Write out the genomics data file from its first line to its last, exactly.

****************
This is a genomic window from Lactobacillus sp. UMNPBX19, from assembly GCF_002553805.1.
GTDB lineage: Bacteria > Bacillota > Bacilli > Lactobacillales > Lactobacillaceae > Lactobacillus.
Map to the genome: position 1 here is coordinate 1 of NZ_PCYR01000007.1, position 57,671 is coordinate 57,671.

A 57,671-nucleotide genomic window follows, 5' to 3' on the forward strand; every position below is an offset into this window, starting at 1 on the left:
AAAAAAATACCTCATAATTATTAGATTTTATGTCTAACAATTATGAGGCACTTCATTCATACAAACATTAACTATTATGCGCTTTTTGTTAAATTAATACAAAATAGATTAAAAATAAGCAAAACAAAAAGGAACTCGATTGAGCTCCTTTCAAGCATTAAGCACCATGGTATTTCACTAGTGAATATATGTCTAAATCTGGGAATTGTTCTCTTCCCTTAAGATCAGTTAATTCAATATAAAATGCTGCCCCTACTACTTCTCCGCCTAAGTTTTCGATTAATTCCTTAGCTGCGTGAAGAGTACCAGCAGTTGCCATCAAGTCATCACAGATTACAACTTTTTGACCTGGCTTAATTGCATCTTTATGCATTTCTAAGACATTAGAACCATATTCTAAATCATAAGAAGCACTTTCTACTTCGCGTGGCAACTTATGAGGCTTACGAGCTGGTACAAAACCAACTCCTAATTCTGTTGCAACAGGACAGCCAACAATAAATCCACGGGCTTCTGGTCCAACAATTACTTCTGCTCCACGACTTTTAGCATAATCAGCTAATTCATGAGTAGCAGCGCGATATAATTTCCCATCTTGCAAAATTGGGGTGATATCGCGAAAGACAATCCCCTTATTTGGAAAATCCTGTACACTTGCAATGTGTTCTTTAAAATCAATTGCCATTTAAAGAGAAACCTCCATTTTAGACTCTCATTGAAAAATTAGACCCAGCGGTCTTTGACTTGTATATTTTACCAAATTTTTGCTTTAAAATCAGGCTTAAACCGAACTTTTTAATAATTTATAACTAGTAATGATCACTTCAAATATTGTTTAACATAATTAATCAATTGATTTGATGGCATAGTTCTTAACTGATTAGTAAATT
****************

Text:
This is a genomic window from Lactobacillus sp. UMNPBX19, from assembly GCF_002553805.1.
GTDB lineage: Bacteria > Bacillota > Bacilli > Lactobacillales > Lactobacillaceae > Lactobacillus.
Map to the genome: position 1 here is coordinate 1 of NZ_PCYR01000007.1, position 57,671 is coordinate 57,671.

A 57,671-nucleotide genomic window follows, 5' to 3' on the forward strand; every position below is an offset into this window, starting at 1 on the left:
AAAAAAATACCTCATAATTATTAGATTTTATGTCTAACAATTATGAGGCACTTCATTCATACAAACATTAACTATTATGCGCTTTTTGTTAAATTAATACAAAATAGATTAAAAATAAGCAAAACAAAAAGGAACTCGATTGAGCTCCTTTCAAGCATTAAGCACCATGGTATTTCACTAGTGAATATATGTCTAAATCTGGGAATTGTTCTCTTCCCTTAAGATCAGTTAATTCAATATAAAATGCTGCCCCTACTACTTCTCCGCCTAAGTTTTCGATTAATTCCTTAGCTGCGTGAAGAGTACCAGCAGTTGCCATCAAGTCATCACAGATTACAACTTTTTGACCTGGCTTAATTGCATCTTTATGCATTTCTAAGACATTAGAACCATATTCTAAATCATAAGAAGCACTTTCTACTTCGCGTGGCAACTTATGAGGCTTACGAGCTGGTACAAAACCAACTCCTAATTCTGTTGCAACAGGACAGCCAACAATAAATCCACGGGCTTCTGGTCCAACAATTACTTCTGCTCCACGACTTTTAGCATAATCAGCTAATTCATGAGTAGCAGCGCGATATAATTTCCCATCTTGCAAAATTGGGGTGATATCGCGAAAGACAATCCCCTTATTTGGAAAATCCTGTACACTTGCAATGTGTTCTTTAAAATCAATTGCCATTTAAAGAGAAACCTCCATTTTAGACTCTCATTGAAAAATTAGACCCAGCGGTCTTTGACTTGTATATTTTACCAAATTTTTGCTTTAAAATCAGGCTTAAACCGAACTTTTTAATAATTTATAACTAGTAATGATCACTTCAAATATTGTTTAACATAATTAATCAATTGATTTGATGGCATAGTTCTTAACTGATTAGTAAATT